“The executives should be talking to payers about this, too,” he says. “They should be encouraging the insurers to reward them for quality, because they are the ones who are paying more for complications. Rather than pay more for them, they should pay more for quality outcomes.”
Put your money where your mission is
Another point to emphasize — and one that the editorial makes — is that having patients in the hospital for as much as four times longer when they have complications ties up beds that could go to other patients who have other surgical needs.
New research suggests that you should be talking to your board about quality, too. A study in Health Affairs3 reported that U.S. hospital boards are more concerned with financial metrics as opposed to quality metrics than their counterparts in Britain.
It may take Medicare and private insurance changing their payments to really get hospital boards and executives to put in the money, time, and dedication it takes to accomplish quality, safety and patient experience initiatives, says Charon Blaney, RN, PhD, an oncology clinical supervisor at Our Lady of Lourdes Hospital in Lafayette, LA.
In the interim, patients are reading the headlines — and not the editorials and “study limitations” sections in peer-reviewed journals. “The financial aspects will be impacted by the power of the consumer,” she says. “Patients have the ability and knowledge to shop around for the best, most cost-effective health care. So if the C-suite is reluctant now, they will either feel the impact from patients or payers.”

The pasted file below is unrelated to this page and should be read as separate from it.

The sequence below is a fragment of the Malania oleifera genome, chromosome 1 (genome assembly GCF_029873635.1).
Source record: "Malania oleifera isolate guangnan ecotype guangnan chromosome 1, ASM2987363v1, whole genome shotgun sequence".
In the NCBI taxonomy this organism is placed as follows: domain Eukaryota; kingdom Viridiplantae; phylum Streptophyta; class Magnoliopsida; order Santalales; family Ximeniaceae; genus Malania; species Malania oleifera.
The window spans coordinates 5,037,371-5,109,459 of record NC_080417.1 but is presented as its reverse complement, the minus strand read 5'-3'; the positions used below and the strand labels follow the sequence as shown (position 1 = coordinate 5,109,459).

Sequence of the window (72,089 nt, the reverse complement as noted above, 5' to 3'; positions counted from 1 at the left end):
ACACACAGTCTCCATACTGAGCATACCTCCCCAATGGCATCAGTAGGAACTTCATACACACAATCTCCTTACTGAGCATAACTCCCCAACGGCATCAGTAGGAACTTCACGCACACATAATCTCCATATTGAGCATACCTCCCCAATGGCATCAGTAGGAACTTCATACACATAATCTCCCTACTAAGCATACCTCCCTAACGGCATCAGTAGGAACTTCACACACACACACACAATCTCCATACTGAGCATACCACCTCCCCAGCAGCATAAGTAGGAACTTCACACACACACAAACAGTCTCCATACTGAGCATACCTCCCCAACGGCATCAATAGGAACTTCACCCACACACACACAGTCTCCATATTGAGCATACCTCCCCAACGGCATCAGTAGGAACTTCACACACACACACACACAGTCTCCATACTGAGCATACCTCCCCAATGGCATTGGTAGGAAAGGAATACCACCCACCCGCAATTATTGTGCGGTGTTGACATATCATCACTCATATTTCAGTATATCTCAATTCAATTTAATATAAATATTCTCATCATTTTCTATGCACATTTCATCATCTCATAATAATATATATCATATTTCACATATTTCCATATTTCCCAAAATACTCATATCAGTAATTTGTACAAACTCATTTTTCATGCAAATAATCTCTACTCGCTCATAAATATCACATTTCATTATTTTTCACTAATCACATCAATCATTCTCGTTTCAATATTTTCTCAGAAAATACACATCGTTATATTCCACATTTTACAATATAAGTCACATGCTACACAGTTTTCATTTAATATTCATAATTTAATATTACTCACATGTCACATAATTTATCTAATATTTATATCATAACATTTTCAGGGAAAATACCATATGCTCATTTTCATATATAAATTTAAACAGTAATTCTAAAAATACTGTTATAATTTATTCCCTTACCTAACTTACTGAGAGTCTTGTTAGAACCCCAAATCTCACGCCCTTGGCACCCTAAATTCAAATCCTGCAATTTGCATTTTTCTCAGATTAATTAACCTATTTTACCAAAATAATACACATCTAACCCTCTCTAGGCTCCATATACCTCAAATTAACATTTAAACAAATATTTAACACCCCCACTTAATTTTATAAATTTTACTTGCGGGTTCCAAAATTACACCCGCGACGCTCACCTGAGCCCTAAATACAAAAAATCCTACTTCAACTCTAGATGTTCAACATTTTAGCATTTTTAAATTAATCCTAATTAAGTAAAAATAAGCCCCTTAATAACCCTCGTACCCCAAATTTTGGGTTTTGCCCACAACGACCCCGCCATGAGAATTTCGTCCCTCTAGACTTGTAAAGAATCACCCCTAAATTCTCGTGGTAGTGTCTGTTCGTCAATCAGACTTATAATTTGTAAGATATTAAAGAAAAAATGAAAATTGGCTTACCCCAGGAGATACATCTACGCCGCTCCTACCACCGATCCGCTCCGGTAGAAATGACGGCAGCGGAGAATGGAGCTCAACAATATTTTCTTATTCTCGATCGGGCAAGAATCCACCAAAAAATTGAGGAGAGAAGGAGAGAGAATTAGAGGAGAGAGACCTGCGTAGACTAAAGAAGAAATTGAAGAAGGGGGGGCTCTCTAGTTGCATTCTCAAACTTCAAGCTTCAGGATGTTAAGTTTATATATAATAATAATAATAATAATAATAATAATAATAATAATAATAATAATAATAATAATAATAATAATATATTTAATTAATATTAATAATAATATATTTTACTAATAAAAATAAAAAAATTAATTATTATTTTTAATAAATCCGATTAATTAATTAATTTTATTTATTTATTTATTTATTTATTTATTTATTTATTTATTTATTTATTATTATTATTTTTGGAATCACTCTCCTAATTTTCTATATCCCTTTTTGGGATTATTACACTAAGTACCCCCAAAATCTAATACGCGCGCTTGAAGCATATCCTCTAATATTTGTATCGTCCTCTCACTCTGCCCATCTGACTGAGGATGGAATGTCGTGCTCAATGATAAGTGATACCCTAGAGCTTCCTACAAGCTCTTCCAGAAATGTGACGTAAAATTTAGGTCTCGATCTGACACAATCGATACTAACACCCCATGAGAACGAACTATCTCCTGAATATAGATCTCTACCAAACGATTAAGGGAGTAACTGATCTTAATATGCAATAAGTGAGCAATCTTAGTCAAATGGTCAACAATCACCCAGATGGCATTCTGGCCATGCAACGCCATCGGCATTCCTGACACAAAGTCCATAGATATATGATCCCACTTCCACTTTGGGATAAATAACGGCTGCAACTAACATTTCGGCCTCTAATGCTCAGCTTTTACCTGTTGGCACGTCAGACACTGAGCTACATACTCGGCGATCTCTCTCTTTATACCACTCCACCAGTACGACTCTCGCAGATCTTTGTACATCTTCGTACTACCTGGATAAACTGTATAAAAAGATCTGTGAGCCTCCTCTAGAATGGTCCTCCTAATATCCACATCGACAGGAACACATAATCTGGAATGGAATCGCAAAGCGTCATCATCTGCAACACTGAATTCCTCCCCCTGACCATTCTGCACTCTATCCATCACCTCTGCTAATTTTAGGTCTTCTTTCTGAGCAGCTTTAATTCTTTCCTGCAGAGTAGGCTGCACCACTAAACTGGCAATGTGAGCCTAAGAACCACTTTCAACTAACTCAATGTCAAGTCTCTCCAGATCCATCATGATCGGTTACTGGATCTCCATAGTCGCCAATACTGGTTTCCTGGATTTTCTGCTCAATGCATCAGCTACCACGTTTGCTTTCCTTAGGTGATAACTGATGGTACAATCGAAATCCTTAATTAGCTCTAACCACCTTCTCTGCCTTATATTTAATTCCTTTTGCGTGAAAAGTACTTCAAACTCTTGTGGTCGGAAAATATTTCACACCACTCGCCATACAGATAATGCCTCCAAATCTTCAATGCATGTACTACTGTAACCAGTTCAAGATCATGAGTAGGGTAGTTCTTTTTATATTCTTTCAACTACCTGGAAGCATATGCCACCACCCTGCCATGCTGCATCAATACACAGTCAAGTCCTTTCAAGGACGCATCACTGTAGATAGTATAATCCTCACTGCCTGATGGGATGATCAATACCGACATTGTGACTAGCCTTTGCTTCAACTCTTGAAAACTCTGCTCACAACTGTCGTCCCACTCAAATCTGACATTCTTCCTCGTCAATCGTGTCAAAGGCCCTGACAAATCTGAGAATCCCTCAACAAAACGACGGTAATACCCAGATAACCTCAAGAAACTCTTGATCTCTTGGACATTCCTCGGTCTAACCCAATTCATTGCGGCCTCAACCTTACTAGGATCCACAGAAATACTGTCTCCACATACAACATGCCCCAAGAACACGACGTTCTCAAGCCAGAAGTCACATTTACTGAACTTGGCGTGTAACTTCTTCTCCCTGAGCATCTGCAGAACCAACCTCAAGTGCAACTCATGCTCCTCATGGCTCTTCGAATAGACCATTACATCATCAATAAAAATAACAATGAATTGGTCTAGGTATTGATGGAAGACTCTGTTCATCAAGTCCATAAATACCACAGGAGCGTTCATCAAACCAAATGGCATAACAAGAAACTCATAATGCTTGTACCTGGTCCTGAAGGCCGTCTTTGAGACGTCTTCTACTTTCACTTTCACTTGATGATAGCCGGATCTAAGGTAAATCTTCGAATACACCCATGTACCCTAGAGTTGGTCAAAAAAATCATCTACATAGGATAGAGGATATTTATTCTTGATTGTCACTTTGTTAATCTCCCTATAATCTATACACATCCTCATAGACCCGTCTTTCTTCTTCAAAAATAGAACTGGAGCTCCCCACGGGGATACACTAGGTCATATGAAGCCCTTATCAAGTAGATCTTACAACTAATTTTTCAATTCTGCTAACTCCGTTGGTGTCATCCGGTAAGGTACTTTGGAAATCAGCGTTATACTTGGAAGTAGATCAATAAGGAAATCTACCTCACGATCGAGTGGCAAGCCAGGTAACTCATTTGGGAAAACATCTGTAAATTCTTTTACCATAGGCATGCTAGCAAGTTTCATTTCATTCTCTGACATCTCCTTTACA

If you want them to change their tune now, show them how investing in quality and safety can improve their bottom line by highlighting projects that have saved money, time, and even lives, Blaney says.
Eappen says that the more you educate board members about quality and get them involved, the better the quality that gets delivered to patients. “Invite them to your quality committee meetings,” he says. “Immerse them in your world so they see the impact of what you do.”
1. Eappen S, Lane BH, Rosenberg B, et al. Relationship between occurrence of surgical complications and hospital finances. JAMA. 2013;309(15):1599-1606. doi:10.1001/jama.2013.2773.
2. Reinhardt UE. Making surgical complications pay. JAMA. 2013;309(15):1634-1635. doi:10.1001/jama.2013.3451.
3. Jha AK, Epstein AM. A Survey Of Board Chairs Of English Hospitals Shows Greater Attention To Quality Of Care Than Among Their US Counterparts. Health Aff April 2013 vol. 32 no. 4 677-685.
For more information on this topic, contact:
• Sunil Eappen, MD, Chief of Anesthesiology and Chief Medical Officer, Massachusetts Eye and Ear Infirmary, Boston, MA. Telephone: (617) 573-3378. Email: email@example.com.
• Charon Blaney, RN, PhD, Oncology Clinical Supervisor, Our Lady of Lourdes Hospital Lafayette, LA. Email: firstname.lastname@example.org.